Top tips for feeding this year’s silage

Dairy farmers across the UK and Ireland are being encouraged to analyse their forages regularly during feed-out, to ensure rations meet performance targets and support rumen health.

According to Lientjie Colahan, technical sales support at Lallemand Animal Nutrition, this year’s silage could present a challenge for the rumen due to the variable spring weather playing havoc with usual cutting practice.

“It has been a tale of two halves this year. Some were able to get their first cuts harvested very early and others had to wait much later than usual.

Lientjie Colahan

Lientjie Colahan

“As a result, we are faced with two likely scenarios. Farmers will have either early-cut ‘rocket fuel’ silages that are highly digestible and could impact rumen pH, or high NDF silages that were cut late and are not as digestible as you’d want them to be,” she says.

Where first-cut was later, silages will have a higher lignin content.

“Plant fibre is made up of cellulose and hemicellulose – both of which can be digested by ruminants – and a third component, lignin, which cannot. As grass leys age the lignin content increases, lowering overall fibre quality and digestibility. So, for those who took cuts later than planned, this could be an issue,” says Mrs Colahan.

She explains for farms who cut early and made high quality, high ME but low NDF silage, the problem will be the opposite.

“These highly digestible silages will move through the rumen quickly and could increase the acidosis risk by challenging the stability of rumen pH.”

In either scenario, Mrs Colahan says it will be important to analyse forage regularly and balance diets accordingly to maintain cow health and performance.

“For example, highly digestible silages could be balanced with a cereal whole-crop that has a high straw content. This will slow down the passage rate through the rumen and maximise digestion of the rations fibre component,” she says.

“Or if your forage is very stemmy and high in NDF, making sure the chop length of the total mixed ration (TMR) is as short as possible will help decrease the particle size of the feed. This helps the microbes break down the fibre more easily and will maintain good dry matter intake of the ration.”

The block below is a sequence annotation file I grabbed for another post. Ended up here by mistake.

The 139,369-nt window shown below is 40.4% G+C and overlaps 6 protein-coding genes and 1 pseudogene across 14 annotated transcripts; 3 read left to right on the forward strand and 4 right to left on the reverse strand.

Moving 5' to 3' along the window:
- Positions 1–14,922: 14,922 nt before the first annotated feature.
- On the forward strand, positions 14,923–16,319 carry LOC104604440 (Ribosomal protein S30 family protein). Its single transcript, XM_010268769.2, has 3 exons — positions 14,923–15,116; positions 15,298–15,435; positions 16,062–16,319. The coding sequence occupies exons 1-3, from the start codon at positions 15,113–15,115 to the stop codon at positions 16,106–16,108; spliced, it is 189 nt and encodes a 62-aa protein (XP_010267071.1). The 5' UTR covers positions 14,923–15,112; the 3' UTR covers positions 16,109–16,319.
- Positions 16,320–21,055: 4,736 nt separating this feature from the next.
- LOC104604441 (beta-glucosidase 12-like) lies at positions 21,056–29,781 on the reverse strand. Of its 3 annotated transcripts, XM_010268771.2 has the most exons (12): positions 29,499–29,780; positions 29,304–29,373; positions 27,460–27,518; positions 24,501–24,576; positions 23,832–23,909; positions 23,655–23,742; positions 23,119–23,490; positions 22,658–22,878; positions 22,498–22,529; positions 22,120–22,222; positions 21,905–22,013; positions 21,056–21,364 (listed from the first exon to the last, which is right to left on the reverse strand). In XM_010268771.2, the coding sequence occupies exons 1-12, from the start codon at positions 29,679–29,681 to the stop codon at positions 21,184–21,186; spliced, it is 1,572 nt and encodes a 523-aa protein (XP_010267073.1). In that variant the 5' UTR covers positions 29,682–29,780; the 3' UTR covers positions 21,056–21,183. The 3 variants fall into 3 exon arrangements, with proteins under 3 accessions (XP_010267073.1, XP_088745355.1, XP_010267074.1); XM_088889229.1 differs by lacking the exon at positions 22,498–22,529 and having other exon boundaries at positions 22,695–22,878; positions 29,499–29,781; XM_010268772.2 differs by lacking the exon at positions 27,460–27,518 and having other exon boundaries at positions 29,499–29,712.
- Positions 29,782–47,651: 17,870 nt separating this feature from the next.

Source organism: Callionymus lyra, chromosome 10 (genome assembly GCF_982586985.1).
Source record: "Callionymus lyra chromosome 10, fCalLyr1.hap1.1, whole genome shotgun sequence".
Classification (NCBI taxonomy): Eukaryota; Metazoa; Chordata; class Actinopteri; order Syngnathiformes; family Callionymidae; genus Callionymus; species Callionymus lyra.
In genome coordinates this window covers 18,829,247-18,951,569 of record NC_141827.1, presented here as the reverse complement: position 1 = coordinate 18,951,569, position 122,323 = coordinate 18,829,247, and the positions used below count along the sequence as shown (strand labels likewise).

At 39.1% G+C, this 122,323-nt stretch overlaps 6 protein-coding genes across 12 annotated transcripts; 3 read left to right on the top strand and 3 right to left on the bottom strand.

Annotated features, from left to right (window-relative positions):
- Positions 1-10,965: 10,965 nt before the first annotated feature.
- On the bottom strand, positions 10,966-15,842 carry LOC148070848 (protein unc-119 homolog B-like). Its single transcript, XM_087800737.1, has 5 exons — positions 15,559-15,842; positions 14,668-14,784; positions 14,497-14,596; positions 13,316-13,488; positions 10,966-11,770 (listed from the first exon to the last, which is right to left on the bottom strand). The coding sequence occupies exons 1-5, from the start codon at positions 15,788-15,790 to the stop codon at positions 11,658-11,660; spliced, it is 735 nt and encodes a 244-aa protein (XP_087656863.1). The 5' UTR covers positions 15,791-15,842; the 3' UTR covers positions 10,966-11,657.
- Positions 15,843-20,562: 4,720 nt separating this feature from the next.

Mrs Colahan also recommends the inclusion of a rumen specific live yeast, which she explains will prove beneficial in both situations.

“The function of a live yeast is to help the good microbes outcompete the bad microbes, and therefore establish a more favourable balance within the rumen.

“When it comes to high NDF silages, specific live yeast has a positive impact on the rumen fungi that work to break open the outer layer of the fibre particles. This allows the rumen bacteria to then break down the fibre further, making it more digestible and improving its utilisation by the cow.

“On the other hand, in a situation where acid load may be increased as a result of highly digestible forages, a live yeast promotes the bacteria that utilise lactic acid as a food source as-well as competing directly with the lactic acid producing bacteria for their food source. This regulates the rumen pH by reducing the amount of lactic acid present.”

Mrs Colahan concludes by saying regardless of the type of silage you have to work with, close attention to detail during feed-out will help you get the most out of the available forage and support productivity.

Get Our E-Newsletter - breaking news to your in-box twice a week
Will be used in accordance with our Privacy Policy

About The Author

John Swire - Editor of Agronomist and Arable Farmer as well as responsibility for the Agronomist and Arable Farmer and Farm Business websites. After 17 years milking cows on the family farm John started writing about agriculture in 1998 and has since written for a variety of publications and has developed a wide circle of contacts within the industry. When not working John is a season ticket holder at Stoke City and also of late has become a fitness freak, listing cycling, swimming and walking as his exercises of choice.